Astronauts in space get to see these views every day. Now, so can you.

(NASA)

Astronauts (and satellites) get a view of Earth like no other. Unlike us commoners on the ground, they get to see our planet in its entirety from hundreds of thousands of miles away. NASA gave us a taste of this view back in July, releasing a majestic image of the water, land, and clouds that make up our big, blue marble.

The agency is now sharing one of its unique vantage points on a website that features new, high-resolution photos of Earth taken over the course of each day by the agency’s four-megapixel Earth Polychromatic Imaging Camera (EPIC), which is about a million miles away. The images are created by “combining three separate single-color images to create a photographic-quality image equivalent to a 12-megapixel camera,” NASA wrote in a statement.

Every day, NASA will post a dozen-plus color images of Earth taken 12 to 36 hours earlier, and if users hit “play” on the site, they can watch the planet rotate. If you want to see what Earth looked like in the recent past, there’s also an archive of images going as far back as June 25.

(NASA)

It’s all part of NASA’s two-year Deep Space Climate Observatory (DSCOVR) mission, launched in February with the National Oceanic and Atmospheric Administration’s (NOAA) to monitor the solar wind and forecast space weather. That’s an hugely important task, as the satellite provides us with timely warnings of solar storms that “have the potential to disrupt major public infrastructure systems such as power grids, telecommunications, aviation, and GPS,” according to NASA.

As delighted as we are about NASA’s latest news is former Vice President Al Gore, who first proposed the idea for DSCOVR back in 1998, according to NPR:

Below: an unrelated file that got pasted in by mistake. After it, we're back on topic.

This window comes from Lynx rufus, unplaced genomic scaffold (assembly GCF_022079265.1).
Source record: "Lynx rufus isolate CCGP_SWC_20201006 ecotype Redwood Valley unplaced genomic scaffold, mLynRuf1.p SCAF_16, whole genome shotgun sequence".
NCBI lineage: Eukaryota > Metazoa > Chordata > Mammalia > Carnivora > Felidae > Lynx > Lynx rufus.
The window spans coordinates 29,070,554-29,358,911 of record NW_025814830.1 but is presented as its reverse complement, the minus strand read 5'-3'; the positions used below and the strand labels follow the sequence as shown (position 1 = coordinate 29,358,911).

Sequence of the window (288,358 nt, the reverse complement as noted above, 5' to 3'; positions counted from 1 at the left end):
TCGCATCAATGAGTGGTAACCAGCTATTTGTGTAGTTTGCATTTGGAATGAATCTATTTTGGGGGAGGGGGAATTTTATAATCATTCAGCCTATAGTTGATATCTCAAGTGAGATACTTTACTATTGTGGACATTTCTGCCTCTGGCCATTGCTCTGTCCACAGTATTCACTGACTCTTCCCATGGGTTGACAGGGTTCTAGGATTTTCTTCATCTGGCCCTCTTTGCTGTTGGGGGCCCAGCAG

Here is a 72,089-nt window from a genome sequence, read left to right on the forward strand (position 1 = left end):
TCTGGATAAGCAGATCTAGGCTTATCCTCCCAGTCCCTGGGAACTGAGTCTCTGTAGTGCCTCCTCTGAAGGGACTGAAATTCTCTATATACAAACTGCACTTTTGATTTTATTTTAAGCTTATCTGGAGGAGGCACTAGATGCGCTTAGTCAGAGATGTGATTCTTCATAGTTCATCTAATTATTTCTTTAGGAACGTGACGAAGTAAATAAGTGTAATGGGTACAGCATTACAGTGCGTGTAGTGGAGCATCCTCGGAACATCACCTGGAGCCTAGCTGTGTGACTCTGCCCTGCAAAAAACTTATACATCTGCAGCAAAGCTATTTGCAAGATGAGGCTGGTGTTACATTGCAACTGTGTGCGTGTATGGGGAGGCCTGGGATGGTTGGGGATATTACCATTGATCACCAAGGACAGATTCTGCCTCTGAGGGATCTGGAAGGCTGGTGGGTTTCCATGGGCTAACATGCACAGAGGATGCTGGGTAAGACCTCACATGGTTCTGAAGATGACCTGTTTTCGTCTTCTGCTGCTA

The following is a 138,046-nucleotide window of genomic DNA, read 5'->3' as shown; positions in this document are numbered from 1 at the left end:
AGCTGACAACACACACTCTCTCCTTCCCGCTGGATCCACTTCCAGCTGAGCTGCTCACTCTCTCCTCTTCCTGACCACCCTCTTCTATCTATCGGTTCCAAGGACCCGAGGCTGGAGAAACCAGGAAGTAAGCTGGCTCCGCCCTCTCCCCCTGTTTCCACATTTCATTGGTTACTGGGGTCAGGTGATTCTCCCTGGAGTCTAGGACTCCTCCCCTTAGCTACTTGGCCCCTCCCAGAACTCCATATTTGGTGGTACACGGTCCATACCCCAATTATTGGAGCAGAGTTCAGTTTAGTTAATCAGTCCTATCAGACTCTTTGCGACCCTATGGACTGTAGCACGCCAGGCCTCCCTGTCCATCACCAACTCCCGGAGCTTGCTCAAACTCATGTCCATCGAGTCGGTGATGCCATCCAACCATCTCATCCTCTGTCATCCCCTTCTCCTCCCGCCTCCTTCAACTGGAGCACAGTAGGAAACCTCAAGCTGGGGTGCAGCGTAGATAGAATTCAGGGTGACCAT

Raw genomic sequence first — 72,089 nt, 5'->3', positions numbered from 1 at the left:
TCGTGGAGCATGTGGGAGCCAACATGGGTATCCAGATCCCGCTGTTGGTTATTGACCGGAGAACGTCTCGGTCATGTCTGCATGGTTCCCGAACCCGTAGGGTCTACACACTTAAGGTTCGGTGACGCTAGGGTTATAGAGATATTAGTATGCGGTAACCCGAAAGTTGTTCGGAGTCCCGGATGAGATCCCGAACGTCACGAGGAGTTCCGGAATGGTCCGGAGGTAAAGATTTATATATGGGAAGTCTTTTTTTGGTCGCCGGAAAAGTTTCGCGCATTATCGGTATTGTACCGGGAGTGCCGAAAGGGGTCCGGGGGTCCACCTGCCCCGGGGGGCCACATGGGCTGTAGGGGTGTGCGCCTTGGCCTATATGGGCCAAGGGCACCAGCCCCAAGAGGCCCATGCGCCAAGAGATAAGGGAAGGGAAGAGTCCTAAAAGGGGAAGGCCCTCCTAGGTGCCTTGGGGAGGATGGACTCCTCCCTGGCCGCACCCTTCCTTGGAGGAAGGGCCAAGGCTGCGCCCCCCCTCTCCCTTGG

Gore was so smitten with the view of Earth from space that he put an enormous print of a picture taken by Apollo 17 on the wall of his West Wing office. 'Wouldn't it be nice,' Gore asked in 1998, 'to have that image continuous, live, 24 hours a day?'"

Seventeen years later, Gore—and the rest of the world—finally gets to see this idea come to life.

About the Author

Most Popular

  1. Design

    A History of the American Public Library

    A visual exploration of how a critical piece of social infrastructure came to be.

  2. Equity

    Berlin Builds an Arsenal of Ideas to Stage a Housing Revolution

    The proposals might seem radical—from banning huge corporate landlords to freezing rents for five years—but polls show the public is ready for something dramatic.

  3. A photo of a design maquette for the Obama Presidential Center planned for Jackson Park and designed by Tod Williams Billie Tsien Architects with Michael Van Valkenburgh Associates.
    Design

    Why the Case Against the Obama Presidential Center Is So Important

    A judge has ruled that a lawsuit brought by Chicago preservationists can proceed, dealing a blow to Barack Obama's plans to build his library in Jackson Park.

  4. a map of the Mayan Train route in Mexico
    Environment

    Mexico’s ‘Mayan Train’ Is Bound for Controversy

    President Andrés Manuel López Obrador’s signature rail project would link cities and tourist sites in the Yucatan with rural areas and rainforests.

  5. Transportation

    With Trains Like Schwebebahn, No Wonder Germans Love Public Transit

    Infrastructure like this makes it clear why Germany continues to produce enthusiasm for public transit, generation after generation.